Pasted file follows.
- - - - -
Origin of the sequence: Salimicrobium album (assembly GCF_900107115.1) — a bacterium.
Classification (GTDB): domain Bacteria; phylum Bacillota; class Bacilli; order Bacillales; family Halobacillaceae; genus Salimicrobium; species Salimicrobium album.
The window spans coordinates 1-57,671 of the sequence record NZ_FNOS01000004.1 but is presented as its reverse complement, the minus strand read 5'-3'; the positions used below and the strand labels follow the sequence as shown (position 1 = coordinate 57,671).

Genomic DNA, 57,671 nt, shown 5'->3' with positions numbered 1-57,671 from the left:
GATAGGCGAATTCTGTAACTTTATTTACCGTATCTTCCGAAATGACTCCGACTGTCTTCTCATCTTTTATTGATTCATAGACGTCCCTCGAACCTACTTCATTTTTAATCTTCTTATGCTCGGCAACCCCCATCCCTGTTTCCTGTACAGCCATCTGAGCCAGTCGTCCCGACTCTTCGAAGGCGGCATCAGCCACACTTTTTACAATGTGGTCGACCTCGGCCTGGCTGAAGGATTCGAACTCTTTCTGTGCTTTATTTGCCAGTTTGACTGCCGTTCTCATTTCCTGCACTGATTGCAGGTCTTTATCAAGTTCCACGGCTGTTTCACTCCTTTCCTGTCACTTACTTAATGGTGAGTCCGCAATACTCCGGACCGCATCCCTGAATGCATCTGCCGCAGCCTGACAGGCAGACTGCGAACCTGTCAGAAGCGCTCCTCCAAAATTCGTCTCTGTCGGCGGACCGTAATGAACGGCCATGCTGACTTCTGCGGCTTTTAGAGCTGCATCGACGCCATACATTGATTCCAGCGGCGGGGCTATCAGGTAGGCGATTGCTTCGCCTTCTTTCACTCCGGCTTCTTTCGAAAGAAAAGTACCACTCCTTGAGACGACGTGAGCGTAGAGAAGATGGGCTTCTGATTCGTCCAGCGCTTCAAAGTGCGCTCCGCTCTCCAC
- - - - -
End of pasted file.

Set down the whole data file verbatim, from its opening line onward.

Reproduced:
Origin of the sequence: Salimicrobium album (assembly GCF_900107115.1) — a bacterium.
Classification (GTDB): domain Bacteria; phylum Bacillota; class Bacilli; order Bacillales; family Halobacillaceae; genus Salimicrobium; species Salimicrobium album.
The window spans coordinates 1-57,671 of the sequence record NZ_FNOS01000004.1 but is presented as its reverse complement, the minus strand read 5'-3'; the positions used below and the strand labels follow the sequence as shown (position 1 = coordinate 57,671).

Genomic DNA, 57,671 nt, shown 5'->3' with positions numbered 1-57,671 from the left:
GATAGGCGAATTCTGTAACTTTATTTACCGTATCTTCCGAAATGACTCCGACTGTCTTCTCATCTTTTATTGATTCATAGACGTCCCTCGAACCTACTTCATTTTTAATCTTCTTATGCTCGGCAACCCCCATCCCTGTTTCCTGTACAGCCATCTGAGCCAGTCGTCCCGACTCTTCGAAGGCGGCATCAGCCACACTTTTTACAATGTGGTCGACCTCGGCCTGGCTGAAGGATTCGAACTCTTTCTGTGCTTTATTTGCCAGTTTGACTGCCGTTCTCATTTCCTGCACTGATTGCAGGTCTTTATCAAGTTCCACGGCTGTTTCACTCCTTTCCTGTCACTTACTTAATGGTGAGTCCGCAATACTCCGGACCGCATCCCTGAATGCATCTGCCGCAGCCTGACAGGCAGACTGCGAACCTGTCAGAAGCGCTCCTCCAAAATTCGTCTCTGTCGGCGGACCGTAATGAACGGCCATGCTGACTTCTGCGGCTTTTAGAGCTGCATCGACGCCATACATTGATTCCAGCGGCGGGGCTATCAGGTAGGCGATTGCTTCGCCTTCTTTCACTCCGGCTTCTTTCGAAAGAAAAGTACCACTCCTTGAGACGACGTGAGCGTAGAGAAGATGGGCTTCTGATTCGTCCAGCGCTTCAAAGTGCGCTCCGCTCTCCAC